Mark Fogarty
Student journalists with a firm eye on an approaching deadline at the Native American Journalists Association’s mentoring project in Santa Clara, California are, from left, Dion Tapahe, Dylan Graham, and Melanie Balakit. Tapahe and Graham are Navajo.

What I Learned While Mentoring Native Journalism Students

Mark Fogarty
7/11/14

I know it’s the students who are supposed to do the learning in a mentoring program. But the mentors wind up learning a thing or two as well. I know I did.

For instance, while helping my assigned students at the Native American Journalists Association’s Project Phoenix/Native Voices project in Santa Clara, California in early July, I learned which American tribe has the second-most native speakers. Everybody knows the Navajo have a thriving population of Native speakers, the most in the country, but I was surprised to find, via Census Bureau numbers, that the Yup’ik have the second highest total, about 150,000.

Doing a little research into the federal tribal recognition process, I was surprised to find that more than 300 tribes, in 44 states, have currently petitioned the government for tribal status. California alone has 81 groups vying for recognition, including the Muwekma Ohlone tribe, less than five miles from the convention site. The only states that don’t have current applicants are Hawaii, Iowa, Nebraska, South Dakota, New Hampshire, and Wyoming.

But there are more fundamental things to be learned through the mentoring process. There’s a satisfaction in passing along knowledge and skills to receptive kids. There’s admiration of the students’ brightness, energy, and big dreams. There’s admiration of their youthful stamina, too, as project days can stretch to 16 hours of hard work as multiple deadlines (website, print, video, radio, multimedia) draw near.

NAJA has been running its mentoring program for a long time, 20 years, time for a whole generation of journalists to mature. It is generating a pool of smart, hardworking journalists who will surely help increase the number and percentage of American minority journalists, who occupy just 8.5 percent of journalism jobs currently, but make up 36 percent of the total population. This year’s program totals about 25 students and mentors.

I lucked out by being assigned two accomplished college journalists, Sarah K. Jones and Pauly Denetclaw. Sarah, who is Chickasaw and Choctaw, attends East Central University in Ada, Oklahoma, the Chickasaw capital. Pauly, Navajo, goes to the University of New Mexico in Albuquerque. Sarah is highly efficient and undaunted by looming deadlines. Pauly has dedication and energy to spare and is passionate about social justice. Both did fine stories for web and print and I look forward to working with them on the radio program here. They will be the mentors in that effort, and me the student. Any news organization would be crazy not to hire them.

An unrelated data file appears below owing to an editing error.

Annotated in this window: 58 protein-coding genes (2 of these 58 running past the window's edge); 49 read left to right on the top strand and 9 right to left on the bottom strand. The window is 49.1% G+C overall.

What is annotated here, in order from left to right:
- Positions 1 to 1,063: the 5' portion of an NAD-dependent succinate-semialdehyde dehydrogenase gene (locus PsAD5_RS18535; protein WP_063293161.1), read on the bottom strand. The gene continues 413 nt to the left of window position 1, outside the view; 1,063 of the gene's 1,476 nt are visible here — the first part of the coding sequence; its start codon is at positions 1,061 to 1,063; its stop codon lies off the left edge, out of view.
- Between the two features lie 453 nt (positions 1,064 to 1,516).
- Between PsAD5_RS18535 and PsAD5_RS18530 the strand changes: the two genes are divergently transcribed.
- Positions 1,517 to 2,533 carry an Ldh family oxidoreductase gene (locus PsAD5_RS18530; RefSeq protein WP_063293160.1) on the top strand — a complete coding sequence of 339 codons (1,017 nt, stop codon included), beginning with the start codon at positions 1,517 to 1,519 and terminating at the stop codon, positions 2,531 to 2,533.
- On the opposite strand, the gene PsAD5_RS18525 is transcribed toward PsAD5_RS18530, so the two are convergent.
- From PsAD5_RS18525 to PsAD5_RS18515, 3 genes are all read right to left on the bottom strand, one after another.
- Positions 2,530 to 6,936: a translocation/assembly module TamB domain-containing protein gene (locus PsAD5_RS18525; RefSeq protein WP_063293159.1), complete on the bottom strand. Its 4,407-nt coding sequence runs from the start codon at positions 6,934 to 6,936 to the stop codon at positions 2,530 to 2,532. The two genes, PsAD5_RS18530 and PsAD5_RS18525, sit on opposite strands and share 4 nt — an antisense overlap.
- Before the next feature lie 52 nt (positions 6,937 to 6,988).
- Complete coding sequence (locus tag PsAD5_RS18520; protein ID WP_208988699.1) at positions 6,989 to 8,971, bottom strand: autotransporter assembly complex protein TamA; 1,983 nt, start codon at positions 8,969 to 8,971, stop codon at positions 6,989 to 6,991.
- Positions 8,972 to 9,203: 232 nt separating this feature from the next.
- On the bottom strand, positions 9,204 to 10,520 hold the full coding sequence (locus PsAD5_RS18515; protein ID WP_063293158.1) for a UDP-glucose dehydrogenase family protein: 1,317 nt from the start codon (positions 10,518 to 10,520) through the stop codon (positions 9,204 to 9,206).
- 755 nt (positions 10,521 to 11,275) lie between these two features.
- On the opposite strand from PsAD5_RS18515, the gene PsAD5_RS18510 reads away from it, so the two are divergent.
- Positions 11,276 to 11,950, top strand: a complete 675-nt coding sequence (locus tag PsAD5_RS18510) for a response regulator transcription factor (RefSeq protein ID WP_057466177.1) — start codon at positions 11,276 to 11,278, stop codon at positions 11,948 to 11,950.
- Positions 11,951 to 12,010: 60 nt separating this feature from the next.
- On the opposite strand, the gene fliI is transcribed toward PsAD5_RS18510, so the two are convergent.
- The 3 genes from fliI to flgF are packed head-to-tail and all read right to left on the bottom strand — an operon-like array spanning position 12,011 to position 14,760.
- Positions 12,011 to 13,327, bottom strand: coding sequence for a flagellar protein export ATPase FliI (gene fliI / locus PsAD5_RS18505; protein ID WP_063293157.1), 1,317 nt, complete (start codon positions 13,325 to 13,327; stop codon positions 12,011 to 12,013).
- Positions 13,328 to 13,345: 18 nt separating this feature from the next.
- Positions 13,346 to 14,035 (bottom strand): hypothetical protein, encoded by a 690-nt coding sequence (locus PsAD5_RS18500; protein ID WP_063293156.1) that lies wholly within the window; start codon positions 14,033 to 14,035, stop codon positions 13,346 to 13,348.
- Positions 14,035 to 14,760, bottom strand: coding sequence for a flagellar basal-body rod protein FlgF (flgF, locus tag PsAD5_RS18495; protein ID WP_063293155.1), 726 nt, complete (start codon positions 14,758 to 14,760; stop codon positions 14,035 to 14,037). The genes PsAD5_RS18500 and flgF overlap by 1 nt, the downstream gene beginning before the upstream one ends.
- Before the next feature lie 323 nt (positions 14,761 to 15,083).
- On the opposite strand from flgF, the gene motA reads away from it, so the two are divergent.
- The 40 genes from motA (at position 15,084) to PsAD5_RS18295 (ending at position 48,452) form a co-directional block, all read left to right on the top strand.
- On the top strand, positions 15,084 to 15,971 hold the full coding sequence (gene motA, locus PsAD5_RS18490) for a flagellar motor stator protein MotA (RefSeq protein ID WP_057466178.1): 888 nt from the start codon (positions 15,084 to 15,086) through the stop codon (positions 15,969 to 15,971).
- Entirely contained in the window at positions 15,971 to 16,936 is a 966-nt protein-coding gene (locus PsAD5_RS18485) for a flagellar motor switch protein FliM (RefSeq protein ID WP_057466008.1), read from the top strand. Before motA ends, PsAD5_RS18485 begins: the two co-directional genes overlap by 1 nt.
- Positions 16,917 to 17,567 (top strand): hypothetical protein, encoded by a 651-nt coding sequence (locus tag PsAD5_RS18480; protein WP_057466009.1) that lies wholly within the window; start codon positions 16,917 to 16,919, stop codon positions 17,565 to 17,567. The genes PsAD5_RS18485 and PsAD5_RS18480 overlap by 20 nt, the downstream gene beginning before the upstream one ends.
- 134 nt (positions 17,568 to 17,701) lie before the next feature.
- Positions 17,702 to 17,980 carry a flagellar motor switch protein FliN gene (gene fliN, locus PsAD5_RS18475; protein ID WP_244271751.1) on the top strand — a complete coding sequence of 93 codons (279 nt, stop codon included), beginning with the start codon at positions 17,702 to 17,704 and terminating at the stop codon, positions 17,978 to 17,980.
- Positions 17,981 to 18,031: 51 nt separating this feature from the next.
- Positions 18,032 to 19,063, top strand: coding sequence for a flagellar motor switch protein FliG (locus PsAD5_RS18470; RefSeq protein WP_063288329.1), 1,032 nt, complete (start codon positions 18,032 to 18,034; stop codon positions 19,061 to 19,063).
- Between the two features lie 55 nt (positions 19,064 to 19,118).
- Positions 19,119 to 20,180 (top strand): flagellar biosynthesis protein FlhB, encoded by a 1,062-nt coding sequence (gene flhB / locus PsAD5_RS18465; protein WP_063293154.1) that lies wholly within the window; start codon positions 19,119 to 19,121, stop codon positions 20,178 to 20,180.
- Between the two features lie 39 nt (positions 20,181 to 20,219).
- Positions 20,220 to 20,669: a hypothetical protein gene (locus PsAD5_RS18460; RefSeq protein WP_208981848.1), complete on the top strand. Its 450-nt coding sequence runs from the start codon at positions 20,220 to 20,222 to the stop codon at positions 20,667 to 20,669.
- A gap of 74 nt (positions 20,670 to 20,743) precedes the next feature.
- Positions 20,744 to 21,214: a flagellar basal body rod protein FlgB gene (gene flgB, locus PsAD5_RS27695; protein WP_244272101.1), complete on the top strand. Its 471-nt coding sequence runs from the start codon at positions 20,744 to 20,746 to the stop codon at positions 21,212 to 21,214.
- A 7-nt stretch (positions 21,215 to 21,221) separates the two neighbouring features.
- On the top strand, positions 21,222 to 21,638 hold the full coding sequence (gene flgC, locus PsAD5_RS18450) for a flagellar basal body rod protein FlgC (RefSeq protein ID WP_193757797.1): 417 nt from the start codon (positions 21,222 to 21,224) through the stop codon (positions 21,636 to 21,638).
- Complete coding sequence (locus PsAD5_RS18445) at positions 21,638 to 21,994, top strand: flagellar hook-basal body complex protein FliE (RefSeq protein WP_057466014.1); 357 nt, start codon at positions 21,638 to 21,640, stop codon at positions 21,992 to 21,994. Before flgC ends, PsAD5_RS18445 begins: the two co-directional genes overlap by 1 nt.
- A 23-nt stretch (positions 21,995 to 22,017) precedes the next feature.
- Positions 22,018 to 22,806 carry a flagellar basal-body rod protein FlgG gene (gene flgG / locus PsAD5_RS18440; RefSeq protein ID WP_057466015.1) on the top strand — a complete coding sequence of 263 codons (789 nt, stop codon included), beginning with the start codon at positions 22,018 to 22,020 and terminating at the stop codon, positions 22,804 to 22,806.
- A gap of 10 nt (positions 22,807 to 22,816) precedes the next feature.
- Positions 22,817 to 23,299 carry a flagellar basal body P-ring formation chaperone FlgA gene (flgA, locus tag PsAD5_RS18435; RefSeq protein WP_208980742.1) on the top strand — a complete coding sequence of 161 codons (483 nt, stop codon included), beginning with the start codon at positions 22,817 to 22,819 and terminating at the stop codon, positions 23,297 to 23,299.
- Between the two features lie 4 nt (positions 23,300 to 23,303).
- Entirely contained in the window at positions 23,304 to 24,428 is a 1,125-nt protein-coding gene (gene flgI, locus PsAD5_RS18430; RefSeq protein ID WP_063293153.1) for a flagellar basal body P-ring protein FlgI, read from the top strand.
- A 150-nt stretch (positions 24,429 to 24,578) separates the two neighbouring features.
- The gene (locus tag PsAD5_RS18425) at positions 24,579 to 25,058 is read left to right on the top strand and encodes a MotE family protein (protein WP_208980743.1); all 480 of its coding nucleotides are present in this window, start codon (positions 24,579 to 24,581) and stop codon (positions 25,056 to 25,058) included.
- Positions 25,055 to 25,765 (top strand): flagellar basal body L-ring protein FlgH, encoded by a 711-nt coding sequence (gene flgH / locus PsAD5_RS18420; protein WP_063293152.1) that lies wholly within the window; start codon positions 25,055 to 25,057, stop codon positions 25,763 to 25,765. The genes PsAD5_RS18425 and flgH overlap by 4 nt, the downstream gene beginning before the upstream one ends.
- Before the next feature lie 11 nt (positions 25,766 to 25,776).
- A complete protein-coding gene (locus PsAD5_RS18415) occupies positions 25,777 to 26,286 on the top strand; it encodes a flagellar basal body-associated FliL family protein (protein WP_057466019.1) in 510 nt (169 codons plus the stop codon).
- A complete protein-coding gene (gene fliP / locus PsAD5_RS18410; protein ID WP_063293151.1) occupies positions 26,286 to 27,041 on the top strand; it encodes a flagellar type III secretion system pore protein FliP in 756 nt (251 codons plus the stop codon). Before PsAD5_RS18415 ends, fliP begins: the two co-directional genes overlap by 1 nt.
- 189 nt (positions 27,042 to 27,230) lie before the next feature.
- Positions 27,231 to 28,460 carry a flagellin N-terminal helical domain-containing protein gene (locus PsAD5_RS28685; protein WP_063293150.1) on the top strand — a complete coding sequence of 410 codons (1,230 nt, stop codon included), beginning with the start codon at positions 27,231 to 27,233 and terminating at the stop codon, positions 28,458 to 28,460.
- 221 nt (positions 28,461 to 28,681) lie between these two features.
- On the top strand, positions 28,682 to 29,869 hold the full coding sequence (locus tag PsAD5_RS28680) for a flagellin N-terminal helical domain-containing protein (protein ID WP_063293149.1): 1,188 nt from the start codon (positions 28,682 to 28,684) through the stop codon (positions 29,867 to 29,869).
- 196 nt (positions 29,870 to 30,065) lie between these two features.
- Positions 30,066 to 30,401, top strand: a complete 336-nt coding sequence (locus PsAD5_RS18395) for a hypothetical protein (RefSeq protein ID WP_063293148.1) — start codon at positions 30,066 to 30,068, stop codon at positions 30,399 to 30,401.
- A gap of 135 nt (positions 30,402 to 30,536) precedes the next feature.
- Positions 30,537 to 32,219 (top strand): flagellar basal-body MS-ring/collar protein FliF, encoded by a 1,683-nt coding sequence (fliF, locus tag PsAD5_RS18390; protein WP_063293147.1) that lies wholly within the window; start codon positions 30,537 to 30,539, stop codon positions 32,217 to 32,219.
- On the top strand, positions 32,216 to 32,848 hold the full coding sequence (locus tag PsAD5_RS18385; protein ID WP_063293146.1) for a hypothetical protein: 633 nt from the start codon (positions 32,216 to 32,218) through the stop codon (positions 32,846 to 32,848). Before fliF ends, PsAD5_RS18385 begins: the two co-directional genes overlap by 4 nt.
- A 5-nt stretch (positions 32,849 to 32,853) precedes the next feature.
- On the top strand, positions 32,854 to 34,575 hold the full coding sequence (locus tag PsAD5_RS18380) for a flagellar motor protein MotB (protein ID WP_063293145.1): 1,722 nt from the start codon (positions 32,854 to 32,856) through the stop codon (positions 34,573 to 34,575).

In fact, it is great to see the newsroom at NAJA’s 30th annual conference filled with many young women journalists. In my time in journalism (more than 35 years) the business has made great strides in closing the all-guy club journalism used to be. All of the students here, male and female, are bright and focused—read about them here.

The students have excelled in coming up with story leads. Sex trafficking on reservations, there’s a breathtaking topic. (Jourdan Bennett-Begaye is working on this one.) The Kiowa man who played in the World Cup happens to be playing near here July 11, and Erin Tapahe grabbed him for an interview after practice. A piece on the San Francisco Giants mascot controversy turned up a fresh angle—the team is conducting an internal review to prevent more fiascoes like this happening. USA Today beat us to the story by a couple of hours, but I call that A+ reporting (by Charlie Perry and Carina Dominguez).

It is really amazing to see the solidarity that has been created among such a diverse group of people, many meeting for the first time. We started out as three distinct groups: high school students, college students, and mentors. But the lines began to blur almost immediately, and we have started to be a tribe of journalists, whether young ones, ones in mid-career, or elders (like me). We became a collective, working cooperatively to accomplish the most good under the most rigorous deadline pressure imaginable.

Props to Mark Dreadfulwater, Cherokee, multimedia editor at the Cherokee Phoenix, who headed the mentoring program this year, and to the other mentors and NAJA staff as well. Here are a few of the Native journalists you will be hearing from again: Dion Tapahe, Cheyanne Lee Hodge, Dylan Graham, Josh Pullium, Monica Webster, Pauly Denetclaw, Sarah K. Jones, Amanda Frank, Brandon Frye, Erin Tapahe, Charlie Perry, Melanie Balakit, Jourdan Bennett-Begaye, Carina Dominguez, and Brittney Bennett.

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